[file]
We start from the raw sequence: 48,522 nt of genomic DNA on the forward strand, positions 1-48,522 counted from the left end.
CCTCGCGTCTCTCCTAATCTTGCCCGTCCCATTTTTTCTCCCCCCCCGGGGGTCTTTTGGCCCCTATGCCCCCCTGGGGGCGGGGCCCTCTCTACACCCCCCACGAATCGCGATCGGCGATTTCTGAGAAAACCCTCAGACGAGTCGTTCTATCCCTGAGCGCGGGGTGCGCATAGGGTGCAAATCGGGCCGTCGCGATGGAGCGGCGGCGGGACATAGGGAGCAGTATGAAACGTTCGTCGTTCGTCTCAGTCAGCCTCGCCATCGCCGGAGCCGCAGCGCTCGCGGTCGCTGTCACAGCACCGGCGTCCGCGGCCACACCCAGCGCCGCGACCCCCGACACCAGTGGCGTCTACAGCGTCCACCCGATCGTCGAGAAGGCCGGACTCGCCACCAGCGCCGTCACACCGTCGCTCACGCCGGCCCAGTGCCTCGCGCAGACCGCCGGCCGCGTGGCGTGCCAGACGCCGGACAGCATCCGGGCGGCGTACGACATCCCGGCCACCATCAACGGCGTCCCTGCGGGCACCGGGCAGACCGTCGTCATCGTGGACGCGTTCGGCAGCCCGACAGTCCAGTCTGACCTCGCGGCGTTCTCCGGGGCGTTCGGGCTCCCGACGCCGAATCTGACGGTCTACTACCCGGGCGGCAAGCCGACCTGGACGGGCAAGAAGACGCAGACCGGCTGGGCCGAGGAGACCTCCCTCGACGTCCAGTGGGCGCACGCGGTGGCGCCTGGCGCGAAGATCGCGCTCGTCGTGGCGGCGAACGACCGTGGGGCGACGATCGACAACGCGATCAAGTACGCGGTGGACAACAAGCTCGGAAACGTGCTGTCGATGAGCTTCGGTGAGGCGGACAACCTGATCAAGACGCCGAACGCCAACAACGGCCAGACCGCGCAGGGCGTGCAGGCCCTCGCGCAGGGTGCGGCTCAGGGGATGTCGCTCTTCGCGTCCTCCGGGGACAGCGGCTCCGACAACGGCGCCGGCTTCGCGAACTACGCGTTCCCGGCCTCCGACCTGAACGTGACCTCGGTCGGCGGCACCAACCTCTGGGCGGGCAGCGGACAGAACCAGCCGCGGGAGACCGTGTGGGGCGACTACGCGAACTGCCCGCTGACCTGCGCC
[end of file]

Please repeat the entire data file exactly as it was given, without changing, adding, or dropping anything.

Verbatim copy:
We start from the raw sequence: 48,522 nt of genomic DNA on the forward strand, positions 1-48,522 counted from the left end.
CCTCGCGTCTCTCCTAATCTTGCCCGTCCCATTTTTTCTCCCCCCCCGGGGGTCTTTTGGCCCCTATGCCCCCCTGGGGGCGGGGCCCTCTCTACACCCCCCACGAATCGCGATCGGCGATTTCTGAGAAAACCCTCAGACGAGTCGTTCTATCCCTGAGCGCGGGGTGCGCATAGGGTGCAAATCGGGCCGTCGCGATGGAGCGGCGGCGGGACATAGGGAGCAGTATGAAACGTTCGTCGTTCGTCTCAGTCAGCCTCGCCATCGCCGGAGCCGCAGCGCTCGCGGTCGCTGTCACAGCACCGGCGTCCGCGGCCACACCCAGCGCCGCGACCCCCGACACCAGTGGCGTCTACAGCGTCCACCCGATCGTCGAGAAGGCCGGACTCGCCACCAGCGCCGTCACACCGTCGCTCACGCCGGCCCAGTGCCTCGCGCAGACCGCCGGCCGCGTGGCGTGCCAGACGCCGGACAGCATCCGGGCGGCGTACGACATCCCGGCCACCATCAACGGCGTCCCTGCGGGCACCGGGCAGACCGTCGTCATCGTGGACGCGTTCGGCAGCCCGACAGTCCAGTCTGACCTCGCGGCGTTCTCCGGGGCGTTCGGGCTCCCGACGCCGAATCTGACGGTCTACTACCCGGGCGGCAAGCCGACCTGGACGGGCAAGAAGACGCAGACCGGCTGGGCCGAGGAGACCTCCCTCGACGTCCAGTGGGCGCACGCGGTGGCGCCTGGCGCGAAGATCGCGCTCGTCGTGGCGGCGAACGACCGTGGGGCGACGATCGACAACGCGATCAAGTACGCGGTGGACAACAAGCTCGGAAACGTGCTGTCGATGAGCTTCGGTGAGGCGGACAACCTGATCAAGACGCCGAACGCCAACAACGGCCAGACCGCGCAGGGCGTGCAGGCCCTCGCGCAGGGTGCGGCTCAGGGGATGTCGCTCTTCGCGTCCTCCGGGGACAGCGGCTCCGACAACGGCGCCGGCTTCGCGAACTACGCGTTCCCGGCCTCCGACCTGAACGTGACCTCGGTCGGCGGCACCAACCTCTGGGCGGGCAGCGGACAGAACCAGCCGCGGGAGACCGTGTGGGGCGACTACGCGAACTGCCCGCTGACCTGCGCC